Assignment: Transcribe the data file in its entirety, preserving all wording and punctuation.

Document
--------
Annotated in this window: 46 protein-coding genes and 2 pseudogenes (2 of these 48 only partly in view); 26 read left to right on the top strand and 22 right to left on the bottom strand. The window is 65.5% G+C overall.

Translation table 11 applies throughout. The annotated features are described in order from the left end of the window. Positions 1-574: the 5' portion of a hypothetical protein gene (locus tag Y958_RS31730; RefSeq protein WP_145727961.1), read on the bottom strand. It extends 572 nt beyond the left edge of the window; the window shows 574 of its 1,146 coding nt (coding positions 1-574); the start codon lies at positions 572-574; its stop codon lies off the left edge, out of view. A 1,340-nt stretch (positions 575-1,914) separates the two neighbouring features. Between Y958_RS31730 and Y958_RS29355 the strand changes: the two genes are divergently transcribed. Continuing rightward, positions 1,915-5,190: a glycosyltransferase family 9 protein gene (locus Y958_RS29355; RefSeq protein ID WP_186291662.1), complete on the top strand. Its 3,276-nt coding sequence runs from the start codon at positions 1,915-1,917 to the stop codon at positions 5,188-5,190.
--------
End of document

Annotated in this window: 46 protein-coding genes and 2 pseudogenes (2 of these 48 only partly in view); 26 read left to right on the top strand and 22 right to left on the bottom strand. The window is 65.5% G+C overall.

Translation table 11 applies throughout. The annotated features are described in order from the left end of the window. Positions 1-574: the 5' portion of a hypothetical protein gene (locus tag Y958_RS31730; RefSeq protein WP_145727961.1), read on the bottom strand. It extends 572 nt beyond the left edge of the window; the window shows 574 of its 1,146 coding nt (coding positions 1-574); the start codon lies at positions 572-574; its stop codon lies off the left edge, out of view. A 1,340-nt stretch (positions 575-1,914) separates the two neighbouring features. Between Y958_RS31730 and Y958_RS29355 the strand changes: the two genes are divergently transcribed. Continuing rightward, positions 1,915-5,190: a glycosyltransferase family 9 protein gene (locus Y958_RS29355; RefSeq protein ID WP_186291662.1), complete on the top strand. Its 3,276-nt coding sequence runs from the start codon at positions 1,915-1,917 to the stop codon at positions 5,188-5,190.